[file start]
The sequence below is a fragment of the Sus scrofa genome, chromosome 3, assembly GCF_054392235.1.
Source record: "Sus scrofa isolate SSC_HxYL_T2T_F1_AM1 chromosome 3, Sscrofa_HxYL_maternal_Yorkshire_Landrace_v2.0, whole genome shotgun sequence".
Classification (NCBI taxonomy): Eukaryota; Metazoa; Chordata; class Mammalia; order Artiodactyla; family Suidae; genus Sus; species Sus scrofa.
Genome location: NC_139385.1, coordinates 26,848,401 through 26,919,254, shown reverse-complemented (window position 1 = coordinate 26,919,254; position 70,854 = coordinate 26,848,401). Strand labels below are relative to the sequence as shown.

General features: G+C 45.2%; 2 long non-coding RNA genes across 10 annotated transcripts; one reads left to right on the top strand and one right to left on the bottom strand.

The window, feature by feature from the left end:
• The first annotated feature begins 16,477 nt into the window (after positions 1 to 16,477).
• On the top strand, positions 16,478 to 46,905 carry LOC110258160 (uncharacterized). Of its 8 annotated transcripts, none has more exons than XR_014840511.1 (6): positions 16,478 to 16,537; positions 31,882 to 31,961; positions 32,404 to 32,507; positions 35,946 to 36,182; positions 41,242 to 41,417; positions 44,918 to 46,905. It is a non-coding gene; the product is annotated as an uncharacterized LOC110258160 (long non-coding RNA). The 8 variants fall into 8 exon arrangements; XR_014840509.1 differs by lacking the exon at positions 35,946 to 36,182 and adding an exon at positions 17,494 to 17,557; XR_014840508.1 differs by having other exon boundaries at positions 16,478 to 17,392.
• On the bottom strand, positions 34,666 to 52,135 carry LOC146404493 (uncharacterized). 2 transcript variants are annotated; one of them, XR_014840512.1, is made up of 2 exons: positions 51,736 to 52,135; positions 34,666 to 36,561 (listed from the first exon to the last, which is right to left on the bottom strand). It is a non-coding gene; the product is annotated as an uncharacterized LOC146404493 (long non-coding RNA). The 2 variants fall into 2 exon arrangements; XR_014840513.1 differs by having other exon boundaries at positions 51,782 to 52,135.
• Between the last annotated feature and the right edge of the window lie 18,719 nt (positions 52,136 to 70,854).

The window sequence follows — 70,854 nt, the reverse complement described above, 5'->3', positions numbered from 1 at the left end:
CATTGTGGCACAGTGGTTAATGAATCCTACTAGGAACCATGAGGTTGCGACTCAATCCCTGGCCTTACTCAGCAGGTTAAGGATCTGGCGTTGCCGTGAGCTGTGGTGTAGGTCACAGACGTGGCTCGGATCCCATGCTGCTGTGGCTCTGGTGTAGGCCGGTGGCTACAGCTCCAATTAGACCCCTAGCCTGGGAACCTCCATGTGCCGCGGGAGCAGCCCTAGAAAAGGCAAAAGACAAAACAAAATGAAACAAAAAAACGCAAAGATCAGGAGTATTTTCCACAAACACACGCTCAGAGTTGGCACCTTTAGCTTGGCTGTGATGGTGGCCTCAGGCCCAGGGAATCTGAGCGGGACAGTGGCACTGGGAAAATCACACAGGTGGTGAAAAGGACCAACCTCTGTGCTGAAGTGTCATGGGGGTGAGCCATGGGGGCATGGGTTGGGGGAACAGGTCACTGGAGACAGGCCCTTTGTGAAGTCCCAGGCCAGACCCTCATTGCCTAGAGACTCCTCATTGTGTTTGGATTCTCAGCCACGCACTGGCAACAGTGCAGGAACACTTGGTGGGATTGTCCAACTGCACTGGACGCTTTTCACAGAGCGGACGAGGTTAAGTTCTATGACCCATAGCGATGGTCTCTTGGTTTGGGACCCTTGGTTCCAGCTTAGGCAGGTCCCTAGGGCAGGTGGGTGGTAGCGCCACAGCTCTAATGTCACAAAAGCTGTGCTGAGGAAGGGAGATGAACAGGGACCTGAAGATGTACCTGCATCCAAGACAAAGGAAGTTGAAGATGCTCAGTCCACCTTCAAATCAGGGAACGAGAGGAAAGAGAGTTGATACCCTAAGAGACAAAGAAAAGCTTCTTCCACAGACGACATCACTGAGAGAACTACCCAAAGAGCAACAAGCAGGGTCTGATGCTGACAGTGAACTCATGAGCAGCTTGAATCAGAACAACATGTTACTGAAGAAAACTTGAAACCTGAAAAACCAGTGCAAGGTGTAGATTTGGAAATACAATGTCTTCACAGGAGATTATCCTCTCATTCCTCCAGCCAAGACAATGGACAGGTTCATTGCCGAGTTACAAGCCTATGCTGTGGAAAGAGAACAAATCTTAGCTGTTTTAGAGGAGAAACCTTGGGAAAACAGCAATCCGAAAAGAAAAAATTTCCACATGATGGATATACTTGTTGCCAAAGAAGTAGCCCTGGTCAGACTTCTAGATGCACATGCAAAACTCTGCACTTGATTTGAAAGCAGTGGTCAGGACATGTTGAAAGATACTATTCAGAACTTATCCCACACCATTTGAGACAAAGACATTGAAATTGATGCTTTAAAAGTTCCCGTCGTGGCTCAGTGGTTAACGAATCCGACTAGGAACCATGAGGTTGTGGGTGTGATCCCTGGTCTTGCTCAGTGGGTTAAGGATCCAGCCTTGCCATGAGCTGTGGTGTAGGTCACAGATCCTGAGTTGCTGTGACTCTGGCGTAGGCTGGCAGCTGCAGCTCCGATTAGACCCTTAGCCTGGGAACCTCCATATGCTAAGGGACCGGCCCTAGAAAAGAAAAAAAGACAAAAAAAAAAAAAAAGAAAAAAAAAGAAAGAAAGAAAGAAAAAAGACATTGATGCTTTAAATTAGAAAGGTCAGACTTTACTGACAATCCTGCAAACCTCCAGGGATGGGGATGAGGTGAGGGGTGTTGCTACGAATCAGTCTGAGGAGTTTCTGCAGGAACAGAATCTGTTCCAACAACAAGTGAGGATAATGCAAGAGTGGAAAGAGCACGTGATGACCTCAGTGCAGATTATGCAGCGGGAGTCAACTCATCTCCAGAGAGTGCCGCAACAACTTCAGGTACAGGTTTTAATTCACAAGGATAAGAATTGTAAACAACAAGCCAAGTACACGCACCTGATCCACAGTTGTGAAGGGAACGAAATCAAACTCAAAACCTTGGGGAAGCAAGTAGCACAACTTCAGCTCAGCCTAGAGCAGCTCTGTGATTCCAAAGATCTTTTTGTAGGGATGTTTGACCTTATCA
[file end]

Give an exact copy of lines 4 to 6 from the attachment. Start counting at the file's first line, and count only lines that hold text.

Genome location: NC_139385.1, coordinates 26,848,401 through 26,919,254, shown reverse-complemented (window position 1 = coordinate 26,919,254; position 70,854 = coordinate 26,848,401). Strand labels below are relative to the sequence as shown.

General features: G+C 45.2%; 2 long non-coding RNA genes across 10 annotated transcripts; one reads left to right on the top strand and one right to left on the bottom strand.

The window, feature by feature from the left end: